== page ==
Introduction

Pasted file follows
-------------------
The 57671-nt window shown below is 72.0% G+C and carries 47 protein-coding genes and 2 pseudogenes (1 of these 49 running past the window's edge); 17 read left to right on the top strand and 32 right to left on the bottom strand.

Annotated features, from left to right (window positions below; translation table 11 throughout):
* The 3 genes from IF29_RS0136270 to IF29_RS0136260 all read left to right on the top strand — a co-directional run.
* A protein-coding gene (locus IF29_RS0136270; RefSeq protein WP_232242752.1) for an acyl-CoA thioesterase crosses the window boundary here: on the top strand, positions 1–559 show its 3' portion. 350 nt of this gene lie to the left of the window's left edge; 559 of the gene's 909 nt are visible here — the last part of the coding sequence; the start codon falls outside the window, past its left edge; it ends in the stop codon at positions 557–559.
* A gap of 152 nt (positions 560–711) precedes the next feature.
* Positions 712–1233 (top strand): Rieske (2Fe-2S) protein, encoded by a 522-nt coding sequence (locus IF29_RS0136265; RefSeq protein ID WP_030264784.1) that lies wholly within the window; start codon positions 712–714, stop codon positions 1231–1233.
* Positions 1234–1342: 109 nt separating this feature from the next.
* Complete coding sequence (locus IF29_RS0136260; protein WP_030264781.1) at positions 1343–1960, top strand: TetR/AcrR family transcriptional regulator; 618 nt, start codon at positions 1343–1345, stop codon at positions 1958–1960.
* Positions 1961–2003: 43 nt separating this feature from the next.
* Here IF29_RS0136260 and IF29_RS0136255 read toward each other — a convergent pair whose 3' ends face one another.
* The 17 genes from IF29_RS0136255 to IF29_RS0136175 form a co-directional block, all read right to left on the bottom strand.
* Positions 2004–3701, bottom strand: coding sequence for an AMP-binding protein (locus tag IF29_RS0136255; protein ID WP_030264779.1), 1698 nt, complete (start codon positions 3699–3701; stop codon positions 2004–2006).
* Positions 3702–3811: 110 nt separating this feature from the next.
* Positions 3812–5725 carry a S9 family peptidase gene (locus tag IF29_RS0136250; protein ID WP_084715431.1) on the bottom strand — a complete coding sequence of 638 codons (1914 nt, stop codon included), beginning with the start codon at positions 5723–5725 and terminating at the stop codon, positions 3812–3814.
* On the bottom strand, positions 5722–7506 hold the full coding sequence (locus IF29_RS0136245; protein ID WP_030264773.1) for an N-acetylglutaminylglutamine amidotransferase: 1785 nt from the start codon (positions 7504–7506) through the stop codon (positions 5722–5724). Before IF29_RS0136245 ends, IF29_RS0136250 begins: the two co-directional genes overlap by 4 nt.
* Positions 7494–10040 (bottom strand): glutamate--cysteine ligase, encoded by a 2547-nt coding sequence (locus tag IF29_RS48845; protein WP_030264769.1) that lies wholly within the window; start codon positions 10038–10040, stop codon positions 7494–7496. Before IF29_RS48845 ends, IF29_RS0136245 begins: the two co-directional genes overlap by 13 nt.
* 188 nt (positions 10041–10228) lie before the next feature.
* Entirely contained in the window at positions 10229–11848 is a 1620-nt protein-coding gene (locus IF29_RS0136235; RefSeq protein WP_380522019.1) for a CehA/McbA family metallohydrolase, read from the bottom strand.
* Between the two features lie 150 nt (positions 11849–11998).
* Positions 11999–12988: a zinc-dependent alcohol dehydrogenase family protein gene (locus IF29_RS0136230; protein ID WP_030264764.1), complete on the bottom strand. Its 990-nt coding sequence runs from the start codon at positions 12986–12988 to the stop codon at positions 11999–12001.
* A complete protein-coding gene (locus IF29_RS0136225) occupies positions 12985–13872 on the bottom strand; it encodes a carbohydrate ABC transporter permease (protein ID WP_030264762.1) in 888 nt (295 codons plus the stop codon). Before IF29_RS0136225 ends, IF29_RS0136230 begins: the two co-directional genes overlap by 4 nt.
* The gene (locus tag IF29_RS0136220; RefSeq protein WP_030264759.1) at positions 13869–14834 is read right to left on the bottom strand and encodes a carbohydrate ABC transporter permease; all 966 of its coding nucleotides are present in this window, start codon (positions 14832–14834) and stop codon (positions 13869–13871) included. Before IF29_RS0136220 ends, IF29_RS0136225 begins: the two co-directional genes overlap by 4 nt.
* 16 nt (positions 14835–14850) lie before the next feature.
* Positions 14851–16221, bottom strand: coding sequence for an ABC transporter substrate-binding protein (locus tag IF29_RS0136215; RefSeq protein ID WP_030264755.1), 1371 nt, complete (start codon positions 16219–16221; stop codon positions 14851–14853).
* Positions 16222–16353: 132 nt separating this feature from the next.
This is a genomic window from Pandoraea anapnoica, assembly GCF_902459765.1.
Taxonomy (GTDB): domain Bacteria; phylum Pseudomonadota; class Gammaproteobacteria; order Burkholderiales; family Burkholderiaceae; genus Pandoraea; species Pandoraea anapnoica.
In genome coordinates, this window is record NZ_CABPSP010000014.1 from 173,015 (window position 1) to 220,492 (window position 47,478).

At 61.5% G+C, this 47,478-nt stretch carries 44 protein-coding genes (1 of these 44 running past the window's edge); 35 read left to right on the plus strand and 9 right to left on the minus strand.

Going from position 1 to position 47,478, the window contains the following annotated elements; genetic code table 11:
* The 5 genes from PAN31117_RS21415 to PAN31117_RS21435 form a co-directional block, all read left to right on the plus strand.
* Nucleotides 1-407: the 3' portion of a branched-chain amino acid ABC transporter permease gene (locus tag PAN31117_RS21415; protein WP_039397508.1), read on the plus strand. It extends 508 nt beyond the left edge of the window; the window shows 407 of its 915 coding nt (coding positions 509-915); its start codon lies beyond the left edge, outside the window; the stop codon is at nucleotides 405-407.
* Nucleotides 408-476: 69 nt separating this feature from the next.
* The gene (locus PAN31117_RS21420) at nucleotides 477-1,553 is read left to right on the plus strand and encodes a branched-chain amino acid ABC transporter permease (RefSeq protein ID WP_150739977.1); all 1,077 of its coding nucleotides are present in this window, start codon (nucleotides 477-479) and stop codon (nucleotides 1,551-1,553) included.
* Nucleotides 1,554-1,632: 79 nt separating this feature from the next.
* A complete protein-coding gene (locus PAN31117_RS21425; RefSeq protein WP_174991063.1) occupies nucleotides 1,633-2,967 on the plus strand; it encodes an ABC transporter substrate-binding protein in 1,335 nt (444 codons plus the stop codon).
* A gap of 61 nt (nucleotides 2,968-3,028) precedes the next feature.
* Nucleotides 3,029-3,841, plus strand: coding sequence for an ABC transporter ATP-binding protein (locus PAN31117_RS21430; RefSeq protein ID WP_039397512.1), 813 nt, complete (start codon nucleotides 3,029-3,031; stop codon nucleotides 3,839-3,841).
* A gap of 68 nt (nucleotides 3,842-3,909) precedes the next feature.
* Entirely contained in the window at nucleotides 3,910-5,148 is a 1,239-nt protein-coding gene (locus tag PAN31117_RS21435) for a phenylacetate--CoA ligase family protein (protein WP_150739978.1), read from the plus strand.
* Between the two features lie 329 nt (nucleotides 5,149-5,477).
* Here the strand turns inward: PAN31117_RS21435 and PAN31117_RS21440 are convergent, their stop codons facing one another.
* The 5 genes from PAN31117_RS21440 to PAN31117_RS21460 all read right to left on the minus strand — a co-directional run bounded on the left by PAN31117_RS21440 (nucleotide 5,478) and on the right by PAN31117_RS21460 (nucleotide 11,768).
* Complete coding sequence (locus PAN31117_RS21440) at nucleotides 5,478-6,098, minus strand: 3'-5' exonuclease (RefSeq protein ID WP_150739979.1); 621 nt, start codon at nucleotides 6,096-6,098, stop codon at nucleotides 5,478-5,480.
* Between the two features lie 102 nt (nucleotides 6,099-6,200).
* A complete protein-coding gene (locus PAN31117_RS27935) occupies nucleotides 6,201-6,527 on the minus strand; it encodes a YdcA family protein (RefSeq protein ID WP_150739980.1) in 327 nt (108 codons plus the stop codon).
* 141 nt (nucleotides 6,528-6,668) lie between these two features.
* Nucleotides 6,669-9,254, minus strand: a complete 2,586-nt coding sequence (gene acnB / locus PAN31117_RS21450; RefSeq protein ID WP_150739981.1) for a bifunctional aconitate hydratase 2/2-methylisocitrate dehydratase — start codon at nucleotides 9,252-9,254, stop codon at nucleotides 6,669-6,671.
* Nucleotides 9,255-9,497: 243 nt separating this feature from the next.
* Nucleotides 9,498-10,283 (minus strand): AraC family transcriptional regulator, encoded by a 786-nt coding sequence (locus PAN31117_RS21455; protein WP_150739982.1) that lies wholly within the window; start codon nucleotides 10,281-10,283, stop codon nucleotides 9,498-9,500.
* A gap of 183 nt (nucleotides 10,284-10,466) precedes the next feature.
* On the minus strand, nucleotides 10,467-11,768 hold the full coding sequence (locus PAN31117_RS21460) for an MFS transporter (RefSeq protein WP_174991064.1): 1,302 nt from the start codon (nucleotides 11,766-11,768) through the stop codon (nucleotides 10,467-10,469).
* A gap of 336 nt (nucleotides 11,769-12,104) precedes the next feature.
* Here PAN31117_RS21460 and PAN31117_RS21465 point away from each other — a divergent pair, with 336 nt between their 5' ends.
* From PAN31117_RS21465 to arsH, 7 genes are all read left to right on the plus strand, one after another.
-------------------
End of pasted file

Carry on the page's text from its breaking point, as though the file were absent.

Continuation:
Geography plays an important role in many social phenomena: clearly, many aspects of life are influenced by the possibilities offered by the environment in which one lives (Quillian, 1999; Brain, 2005; Bruch and Mare, 2006; Iceland and Wilkes, 2006; Bettencourt et al., 2007; Sampson, 2009). As such, uncovering the spatial structures and the dynamics of changes in them has for some time been a focus of the scientific community and policymakers. In line with this, governments and local authorities invest significant resources in creating and maintaining databases of census data, including several variables describing the local population and economic activity on the regional scale. These data-collection and monitoring activities are usually limited by the significant efforts required to obtain and process data, prompting researchers and professionals to look for alternative data sources and methods that can complement traditional data collection and that could be integrated with modelling and research efforts (Reades et al., 2007; O’Connor et al., 2010; Cummings et al., 2012; Deville et al., 2014; Frias-Martinez and Frias-Martinez, 2014; Louail et al., 2014; Botta et al., 2015).